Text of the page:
I wasn’t trying to do Dirty Harry’s Peak Trail. I actually went looking for the Birdhouse Trail, which was supposed to somehow be connected to the DHPT. I never saw any sign of the Birdhouse Trail and am as baffled as to its location now as I was before arriving at what I thought was the trailhead.
Much like the Melmont Ghost Town, the Birdhouse Trail remains a mystery. All is well, however, my friends. The Nomad drives on.
What I ended up doing was hiking about two miles of the Dirty Harry’s Peak Trail. After hiking about 1.5 miles I stopped at Winter Block, which affords some nice views.
It was a rainy, muddy day, and I wasn’t in the mood to go all the way to the top. I meant for a nice, leisurely hike on the Birdhouse Trail and didn’t go out with the intention of doing anything overly strenuous (I have a sports injury).
I can’t say my experience on the DHPT was too mind-blowing, but it was nice. The trail climbs in elevation pretty steeply and has a lot of bare rock to traverse, which is something I’ve always found oddly pleasing.
There are various spur trails to rock-climbing spots, such as the Grit Scone pictured below.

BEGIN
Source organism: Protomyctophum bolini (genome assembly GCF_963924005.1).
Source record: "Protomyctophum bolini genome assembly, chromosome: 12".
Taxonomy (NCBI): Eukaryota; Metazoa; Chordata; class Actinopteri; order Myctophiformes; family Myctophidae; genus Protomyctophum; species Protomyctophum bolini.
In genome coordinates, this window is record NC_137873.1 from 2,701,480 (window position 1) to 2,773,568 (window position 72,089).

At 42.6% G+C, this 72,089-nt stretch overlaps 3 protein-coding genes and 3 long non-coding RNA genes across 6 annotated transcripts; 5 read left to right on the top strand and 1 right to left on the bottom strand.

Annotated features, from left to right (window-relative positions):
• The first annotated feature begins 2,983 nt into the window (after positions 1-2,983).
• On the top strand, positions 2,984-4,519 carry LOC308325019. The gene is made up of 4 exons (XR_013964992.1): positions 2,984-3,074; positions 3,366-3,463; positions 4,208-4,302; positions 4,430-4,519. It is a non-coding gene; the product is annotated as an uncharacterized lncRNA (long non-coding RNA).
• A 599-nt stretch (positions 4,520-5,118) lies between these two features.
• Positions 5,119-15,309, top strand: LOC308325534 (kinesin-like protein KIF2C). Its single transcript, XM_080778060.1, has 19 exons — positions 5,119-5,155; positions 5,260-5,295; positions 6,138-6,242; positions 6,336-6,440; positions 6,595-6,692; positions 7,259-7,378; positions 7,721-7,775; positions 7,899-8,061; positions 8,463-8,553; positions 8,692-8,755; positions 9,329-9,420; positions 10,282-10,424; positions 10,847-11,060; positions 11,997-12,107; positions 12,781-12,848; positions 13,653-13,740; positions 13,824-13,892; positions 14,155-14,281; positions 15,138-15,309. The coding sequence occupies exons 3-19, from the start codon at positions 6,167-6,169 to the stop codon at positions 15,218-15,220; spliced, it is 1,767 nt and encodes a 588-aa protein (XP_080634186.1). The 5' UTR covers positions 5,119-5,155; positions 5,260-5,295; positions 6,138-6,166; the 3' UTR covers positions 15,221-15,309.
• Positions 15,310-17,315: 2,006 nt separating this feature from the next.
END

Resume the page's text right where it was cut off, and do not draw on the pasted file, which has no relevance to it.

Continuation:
I will be summiting Dirty Harry’s Peak at some point, but for now figured I’d discuss the trail as a simple two-mile day hike. You can get up on Winter Block after a pretty straightforward but frequently steep ~1.5 mile hike.
The hike won’t won’t rob your soul like Mount Storm King, but it will get the blood pumping. The rock climbing here looks fantastic, but I’ll have to wait to say that definitively.
In the meantime, if you’re looking for something new, you could do worse than the Dirty Harry Peak Trail to Winter Block. It’s worth a gander.
Happy nomadding, friends.
(I have no idea what the issue with WordPress right now, but the sytem isn’t allowing me to embed the map. This will link will show you how to get to the trailhead: https://goo.gl/maps/cc2RDdae8TcSDBir7)